You may have noticed a few things about yesterday’s Death’s Kiss Tower dungeon:
- It’s in trifold brochure format (pamphlet dungeon.)
- The full title is “Watchtowers of the Golden Hills: Death’s Kiss Tower”.
- The main monster and supporting monster are specially made for this dungeon.
Pamphlet dungeons seem to be a hot new trend at the moment. See, for example, the pamphlet dungeon jam. I’m not sure who came up with the idea. I thought I remembered someone making dungeon modules that fit folded up in a standard business-size envelope, but can’t find the reference.
I decided to give it a try.
The reason for the two-part title? I thought that if this turned out to be pretty easy to do, it might be a nice recurring feature… so I thought of it as a potential series. I picked towers as a theme because it’s a nice, small, standardized structure. If I do a couple modules like this, a GM could drop hints about a unique abandoned tower in the wilderness and players would need to investigate several towers to find the one they are looking for. So, I named the wilderness area “Golden Hills” because it’s generic-sounding, so it could fit into almost anyone’s campaign (and because it’s vaguely based on the nearby foothills of the Sierra Nevada, sometimes known as “gold country”.)
If I did such a thing, the towers would all have to be nearly identical, but have something unique for each one, either a unique monster or an unusual combo of standard monsters. There wouldn’t be much room in a pamphlet dungeon to explore unusual environments, so the dungeon maps themselves would be fairly bland.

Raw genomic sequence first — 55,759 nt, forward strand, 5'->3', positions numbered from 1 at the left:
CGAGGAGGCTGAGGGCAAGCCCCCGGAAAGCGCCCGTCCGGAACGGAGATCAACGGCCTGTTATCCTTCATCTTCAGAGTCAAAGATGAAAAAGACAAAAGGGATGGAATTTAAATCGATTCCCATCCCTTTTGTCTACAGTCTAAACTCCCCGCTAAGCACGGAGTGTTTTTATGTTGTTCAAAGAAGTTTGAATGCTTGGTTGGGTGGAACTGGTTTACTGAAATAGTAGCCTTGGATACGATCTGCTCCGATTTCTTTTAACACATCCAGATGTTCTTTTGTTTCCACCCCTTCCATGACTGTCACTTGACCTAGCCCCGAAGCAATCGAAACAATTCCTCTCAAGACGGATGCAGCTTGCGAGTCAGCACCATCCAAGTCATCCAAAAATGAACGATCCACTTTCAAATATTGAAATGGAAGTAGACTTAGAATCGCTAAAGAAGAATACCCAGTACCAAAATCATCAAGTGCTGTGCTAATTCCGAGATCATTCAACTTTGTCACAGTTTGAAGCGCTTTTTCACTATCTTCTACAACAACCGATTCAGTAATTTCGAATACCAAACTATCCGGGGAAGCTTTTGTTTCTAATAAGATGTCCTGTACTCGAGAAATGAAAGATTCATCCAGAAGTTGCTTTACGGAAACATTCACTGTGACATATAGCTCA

It turns out there may be some problems with these plans, although oddly not the problems I was expecting. I wasn’t sure how easy it was going to be to do a trifold pamphlet using LyX or LaTeX, but it turned out there’s a LaTeX leaflet document style that was pretty trivial to add. I set up an Inkscape document to use as a template for dungeon maps that would fit in one panel of a pamphlet.
I started working on this project about two weeks ago. I went through multiple maps, scrapping them for one reason or another. First map had rooms that were a bit too irregular in size, but because of the limited amount of space, some of my maps were going to be scaled down, making traditional grids hard to read. Second map thus tried to use just a few standard room sizes (20-foot square, 30-foot square, and rectangles made from two or three of those squares.)
The real problem was keeping the content short enough to fit in the available space. Among other things, this meant “fewer rooms”. So I scrapped my second map and started a third with only a few rooms on each level. Here’s one of my maps for the third iteration.
And that was still too many rooms to describe effectively, which is why I scrapped those maps and did the fourth map, which is what I actually used. One big space for each level, minimal notations on the map itself, no need for numbering on anything but the dungeon level.
This raises doubts about whether I could actually make my original concept of multiple tower dungeons work. But I may still give it a couple more tries before passing judgment.